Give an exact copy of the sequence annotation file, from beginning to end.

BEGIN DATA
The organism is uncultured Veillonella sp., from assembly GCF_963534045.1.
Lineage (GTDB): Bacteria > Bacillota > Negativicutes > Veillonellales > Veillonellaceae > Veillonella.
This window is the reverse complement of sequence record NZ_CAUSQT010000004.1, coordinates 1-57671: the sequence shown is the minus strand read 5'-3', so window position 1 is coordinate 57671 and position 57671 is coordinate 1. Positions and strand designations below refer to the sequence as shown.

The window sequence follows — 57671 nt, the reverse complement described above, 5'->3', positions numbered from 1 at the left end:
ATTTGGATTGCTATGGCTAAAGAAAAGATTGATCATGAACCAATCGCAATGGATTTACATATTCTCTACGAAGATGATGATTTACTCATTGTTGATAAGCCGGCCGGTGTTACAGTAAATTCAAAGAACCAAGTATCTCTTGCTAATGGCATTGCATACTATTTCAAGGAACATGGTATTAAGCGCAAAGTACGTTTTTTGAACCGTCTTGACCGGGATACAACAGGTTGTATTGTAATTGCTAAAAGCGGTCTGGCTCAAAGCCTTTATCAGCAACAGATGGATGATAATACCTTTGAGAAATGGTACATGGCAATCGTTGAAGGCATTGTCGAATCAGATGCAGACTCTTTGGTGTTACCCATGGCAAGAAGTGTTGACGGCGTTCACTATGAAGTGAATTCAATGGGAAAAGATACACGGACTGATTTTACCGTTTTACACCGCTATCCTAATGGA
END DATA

The organism is uncultured Veillonella sp., from assembly GCF_963534045.1.
Lineage (GTDB): Bacteria > Bacillota > Negativicutes > Veillonellales > Veillonellaceae > Veillonella.
This window is the reverse complement of sequence record NZ_CAUSQT010000004.1, coordinates 1-57671: the sequence shown is the minus strand read 5'-3', so window position 1 is coordinate 57671 and position 57671 is coordinate 1. Positions and strand designations below refer to the sequence as shown.

The window sequence follows — 57671 nt, the reverse complement described above, 5'->3', positions numbered from 1 at the left end:
ATTTGGATTGCTATGGCTAAAGAAAAGATTGATCATGAACCAATCGCAATGGATTTACATATTCTCTACGAAGATGATGATTTACTCATTGTTGATAAGCCGGCCGGTGTTACAGTAAATTCAAAGAACCAAGTATCTCTTGCTAATGGCATTGCATACTATTTCAAGGAACATGGTATTAAGCGCAAAGTACGTTTTTTGAACCGTCTTGACCGGGATACAACAGGTTGTATTGTAATTGCTAAAAGCGGTCTGGCTCAAAGCCTTTATCAGCAACAGATGGATGATAATACCTTTGAGAAATGGTACATGGCAATCGTTGAAGGCATTGTCGAATCAGATGCAGACTCTTTGGTGTTACCCATGGCAAGAAGTGTTGACGGCGTTCACTATGAAGTGAATTCAATGGGAAAAGATACACGGACTGATTTTACCGTTTTACACCGCTATCCTAATGGA